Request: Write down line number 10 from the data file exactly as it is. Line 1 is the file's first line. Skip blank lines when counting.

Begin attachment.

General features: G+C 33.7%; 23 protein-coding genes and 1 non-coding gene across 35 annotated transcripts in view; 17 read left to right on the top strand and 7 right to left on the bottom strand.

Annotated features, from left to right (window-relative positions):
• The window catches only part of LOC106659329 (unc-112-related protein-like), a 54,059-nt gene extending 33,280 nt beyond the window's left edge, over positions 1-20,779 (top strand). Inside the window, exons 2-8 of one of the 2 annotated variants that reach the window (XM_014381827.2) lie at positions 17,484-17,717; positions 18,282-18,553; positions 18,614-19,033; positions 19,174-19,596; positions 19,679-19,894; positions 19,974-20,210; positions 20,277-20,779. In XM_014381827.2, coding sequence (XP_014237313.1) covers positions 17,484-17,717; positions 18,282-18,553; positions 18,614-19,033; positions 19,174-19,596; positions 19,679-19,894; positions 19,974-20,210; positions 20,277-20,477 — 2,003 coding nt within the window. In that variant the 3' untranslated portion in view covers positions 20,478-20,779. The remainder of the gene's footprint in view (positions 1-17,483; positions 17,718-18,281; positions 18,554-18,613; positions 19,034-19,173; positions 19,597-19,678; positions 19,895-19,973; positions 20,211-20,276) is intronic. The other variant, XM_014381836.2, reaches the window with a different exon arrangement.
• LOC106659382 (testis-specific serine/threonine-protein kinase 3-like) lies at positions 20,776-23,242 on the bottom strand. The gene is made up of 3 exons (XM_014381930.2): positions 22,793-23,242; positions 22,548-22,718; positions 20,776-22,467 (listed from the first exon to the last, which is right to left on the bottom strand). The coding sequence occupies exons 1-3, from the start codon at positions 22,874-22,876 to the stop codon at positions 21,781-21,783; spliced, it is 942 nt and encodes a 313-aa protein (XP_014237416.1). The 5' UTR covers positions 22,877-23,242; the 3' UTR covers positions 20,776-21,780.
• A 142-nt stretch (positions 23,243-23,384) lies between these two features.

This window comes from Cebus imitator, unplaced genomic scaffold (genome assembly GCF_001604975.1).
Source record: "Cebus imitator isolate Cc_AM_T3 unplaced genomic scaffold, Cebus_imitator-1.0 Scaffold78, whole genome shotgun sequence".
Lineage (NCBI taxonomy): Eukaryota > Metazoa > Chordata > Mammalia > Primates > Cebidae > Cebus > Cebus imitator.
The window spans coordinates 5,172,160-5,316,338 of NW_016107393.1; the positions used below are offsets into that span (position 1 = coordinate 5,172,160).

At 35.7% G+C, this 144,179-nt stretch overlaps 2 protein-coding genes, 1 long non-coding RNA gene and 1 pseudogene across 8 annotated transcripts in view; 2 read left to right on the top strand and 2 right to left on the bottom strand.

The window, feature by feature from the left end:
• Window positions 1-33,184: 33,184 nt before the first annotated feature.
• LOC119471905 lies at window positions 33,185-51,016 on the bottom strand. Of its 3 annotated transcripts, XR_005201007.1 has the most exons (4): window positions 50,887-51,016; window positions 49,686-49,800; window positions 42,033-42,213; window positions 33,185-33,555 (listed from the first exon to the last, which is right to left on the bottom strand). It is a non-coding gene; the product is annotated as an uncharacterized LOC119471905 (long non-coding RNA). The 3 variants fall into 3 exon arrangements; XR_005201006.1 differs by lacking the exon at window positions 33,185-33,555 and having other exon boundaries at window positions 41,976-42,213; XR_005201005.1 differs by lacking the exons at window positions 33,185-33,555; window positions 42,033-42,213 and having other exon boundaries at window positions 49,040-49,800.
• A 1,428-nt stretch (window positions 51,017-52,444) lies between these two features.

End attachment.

At 35.7% G+C, this 144,179-nt stretch overlaps 2 protein-coding genes, 1 long non-coding RNA gene and 1 pseudogene across 8 annotated transcripts in view; 2 read left to right on the top strand and 2 right to left on the bottom strand.